After four years of setbacks, abortion-rights lawmakers set their sights this year on a goal that they hope will prove less controversial than abortion--family planning.
Their focus is narrow: to require that all health insurance plans for federal employees cover contraception on the same basis that they insure other prescription drugs.
Nevertheless, their campaign is expected to result in a pitched battle today when the House debates the annual spending bill that includes funds for the Federal Employees Health Benefit Plan.
The outcome will reach far beyond the 3 million-plus federal workers. Like other large employers, the federal government sets minimum coverage requirements for insurers that wish to cover any of its workers. Because the federal employees' health plan is the largest employer-based plan in the nation, its policies often influence standards for private employer plans.
The provision to be debated by the House would require that any plan providing prescription drug coverage would have to cover the five major forms of contraception: birth control pills, intrauterine devices, diaphragms, Norplant and the injectable contraceptive, Depo-Provera.
Of the health plans that cover federal employees, 81% do not cover all five methods of contraception. For example, Blue Cross/Blue Shield, which has the most enrollees, covers all but the diaphragm.
And in private employer health plans, contraceptive coverage is now spotty, according to surveys by the Alan Guttmacher Institute, a nonprofit organization that focuses on sexual- and reproductive-rights issues. Although more than 80% of health maintenance organizations cover the cost of birth control pills, diaphragms and Depo-Provera, fewer than 40% of fee-for-service health plans and open network plans such as preferred provider organizations offer such coverage.
The provision on the House floor cleared the Appropriations Committee by just two votes last week but only after a handful of moderate Republicans joined Democrats to support it.
"This is not pro-choice. This is not pro-life. It's not Democrat. It's not Republican," said Rep. Nita M. Lowey (D-N.Y.), who sponsored the provision.
If Lowey and others prevail on the House floor, they will press to extend the requirement to all private insurance plans. A separate bill on that issue has been introduced in both the House and the Senate.
Mandated coverage of birth control wins strong public approval ratings, especially from women. In a recent poll by the Kaiser Family Foundation, more than 70% of respondents supported insurance coverage of family planning methods, even if the cost of monthly insurance premiums was higher.
"It's basic health care for women," Lowey said, noting that her search for a way to support women's reproductive health has repeatedly run into locked-arm opposition from the largely anti-abortion Congress.
Republicans who support family planning but oppose abortion say that this is one of the few proposals that they can support because it is targeted solely at preventing unwanted pregnancies.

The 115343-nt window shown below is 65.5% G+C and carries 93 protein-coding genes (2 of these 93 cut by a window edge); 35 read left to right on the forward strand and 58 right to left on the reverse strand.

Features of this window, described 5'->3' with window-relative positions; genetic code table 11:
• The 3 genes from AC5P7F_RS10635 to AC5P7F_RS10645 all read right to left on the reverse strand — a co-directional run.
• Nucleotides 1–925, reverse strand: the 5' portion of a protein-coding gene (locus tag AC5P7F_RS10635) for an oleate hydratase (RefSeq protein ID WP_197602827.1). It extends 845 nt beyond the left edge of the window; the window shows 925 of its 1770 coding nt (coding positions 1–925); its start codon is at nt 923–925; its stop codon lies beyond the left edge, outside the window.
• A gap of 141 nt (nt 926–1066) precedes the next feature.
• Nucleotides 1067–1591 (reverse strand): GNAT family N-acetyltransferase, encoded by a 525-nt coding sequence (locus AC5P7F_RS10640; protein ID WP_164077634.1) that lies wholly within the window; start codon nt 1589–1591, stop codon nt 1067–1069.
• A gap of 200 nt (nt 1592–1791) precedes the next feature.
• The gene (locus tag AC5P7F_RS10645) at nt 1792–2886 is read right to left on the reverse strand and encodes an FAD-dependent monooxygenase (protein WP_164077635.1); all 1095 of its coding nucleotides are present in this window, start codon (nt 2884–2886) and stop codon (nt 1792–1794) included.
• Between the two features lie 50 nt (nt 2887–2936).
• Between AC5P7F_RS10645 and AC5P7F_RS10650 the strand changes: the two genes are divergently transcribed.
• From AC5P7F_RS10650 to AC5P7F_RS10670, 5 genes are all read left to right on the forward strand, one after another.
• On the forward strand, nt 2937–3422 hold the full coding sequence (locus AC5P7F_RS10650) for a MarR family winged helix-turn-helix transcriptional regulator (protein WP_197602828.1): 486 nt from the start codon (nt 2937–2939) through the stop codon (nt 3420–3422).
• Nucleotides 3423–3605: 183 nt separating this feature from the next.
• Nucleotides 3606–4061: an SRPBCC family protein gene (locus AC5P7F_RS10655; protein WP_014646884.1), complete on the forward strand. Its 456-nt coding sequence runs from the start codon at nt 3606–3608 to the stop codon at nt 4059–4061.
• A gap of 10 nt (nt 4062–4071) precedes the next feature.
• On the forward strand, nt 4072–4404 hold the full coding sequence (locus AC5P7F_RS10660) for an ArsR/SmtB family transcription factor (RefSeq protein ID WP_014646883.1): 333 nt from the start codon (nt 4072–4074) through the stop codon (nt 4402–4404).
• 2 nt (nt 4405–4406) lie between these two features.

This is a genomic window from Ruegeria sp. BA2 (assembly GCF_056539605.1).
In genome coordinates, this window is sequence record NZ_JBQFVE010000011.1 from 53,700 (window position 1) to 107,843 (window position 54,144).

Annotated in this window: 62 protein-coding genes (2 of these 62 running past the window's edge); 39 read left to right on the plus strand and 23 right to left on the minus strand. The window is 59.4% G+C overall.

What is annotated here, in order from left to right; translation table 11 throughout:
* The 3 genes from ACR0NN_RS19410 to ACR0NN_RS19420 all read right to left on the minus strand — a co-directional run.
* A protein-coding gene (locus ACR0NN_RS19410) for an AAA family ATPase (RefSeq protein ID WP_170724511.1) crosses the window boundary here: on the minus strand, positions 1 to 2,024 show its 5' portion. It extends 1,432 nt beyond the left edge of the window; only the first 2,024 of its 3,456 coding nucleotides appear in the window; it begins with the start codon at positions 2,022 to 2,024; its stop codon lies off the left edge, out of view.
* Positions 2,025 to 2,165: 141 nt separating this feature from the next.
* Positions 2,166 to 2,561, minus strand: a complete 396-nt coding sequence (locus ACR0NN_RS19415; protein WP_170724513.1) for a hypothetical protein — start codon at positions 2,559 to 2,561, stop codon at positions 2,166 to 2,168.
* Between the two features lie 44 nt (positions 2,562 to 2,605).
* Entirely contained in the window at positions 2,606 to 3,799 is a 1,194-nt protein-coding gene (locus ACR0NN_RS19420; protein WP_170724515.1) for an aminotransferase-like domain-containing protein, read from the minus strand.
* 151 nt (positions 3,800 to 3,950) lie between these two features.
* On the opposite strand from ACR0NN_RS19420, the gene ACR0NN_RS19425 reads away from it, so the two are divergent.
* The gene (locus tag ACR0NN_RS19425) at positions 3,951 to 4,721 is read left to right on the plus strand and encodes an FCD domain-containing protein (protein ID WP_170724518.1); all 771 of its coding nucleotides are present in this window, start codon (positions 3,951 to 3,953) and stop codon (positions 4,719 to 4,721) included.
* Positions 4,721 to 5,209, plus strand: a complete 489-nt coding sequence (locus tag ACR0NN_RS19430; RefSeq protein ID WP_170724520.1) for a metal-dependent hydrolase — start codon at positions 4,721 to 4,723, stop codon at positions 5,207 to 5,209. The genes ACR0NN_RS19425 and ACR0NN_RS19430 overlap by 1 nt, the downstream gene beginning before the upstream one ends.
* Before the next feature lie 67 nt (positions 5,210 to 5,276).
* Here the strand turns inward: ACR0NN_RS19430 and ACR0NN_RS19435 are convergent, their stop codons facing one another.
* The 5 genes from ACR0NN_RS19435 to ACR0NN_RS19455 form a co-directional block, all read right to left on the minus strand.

"We should do as much as possible to encourage people to control the number and spacing of their children," said Rep. John Edward Porter (R-Ill.), who opposes proposals to fund abortion coverage.
"Family planning is sometimes confused with abortion, but I think that there are people who say they are anti-abortion who are really anti-family planning, and this will flush them out," Porter said.
Opponents of abortion are attacking this measure primarily because they oppose Depo-Provera and some birth control pills, which they say can interrupt the implantation of a fertilized egg in the uterus and is therefore equivalent to an early abortion.
"As far as we're concerned, once the egg is fertilized it is an individual member of the human family," said Douglas Johnson of National Right to Life.
The organization would like the measure to be altered to say that only methods that prevent fertilization could be covered. Rep. Tom A. Coburn (R-Okla.) plans to offer an amendment that would preclude any form of birth control that would interfere with the implantation of an embryo in the uterus.
There is also opposition from the politically powerful National Conference of Catholic Bishops, according to proponents of the measure. Health plans run by Catholic groups would have to stop serving federal workers if they were required to cover contraception, which they regard as counter to God's will.
Opposition from anti-abortion groups is particularly potent in an election year, since such groups are expected to play a crucial role in Republican efforts to keep their majority in Congress.
Lowey pointed out that her provision is designed to prevent unwanted pregnancies and thus would cut back on abortions. Furthermore, the main proponent of the measure is the American College of Obstetricians and Gynecologists, not abortion rights groups.
"The tragedy is that this is occurring in this country, where we have an array of really safe methods, but they are not available to all women," said Anita Nelson, an obstetrician-gynecologist at UCLA.
Nelson said that, because of lack of coverage, some of the most effective forms of contraception such as birth control pills costing about $25 a month are beyond the reach of many women.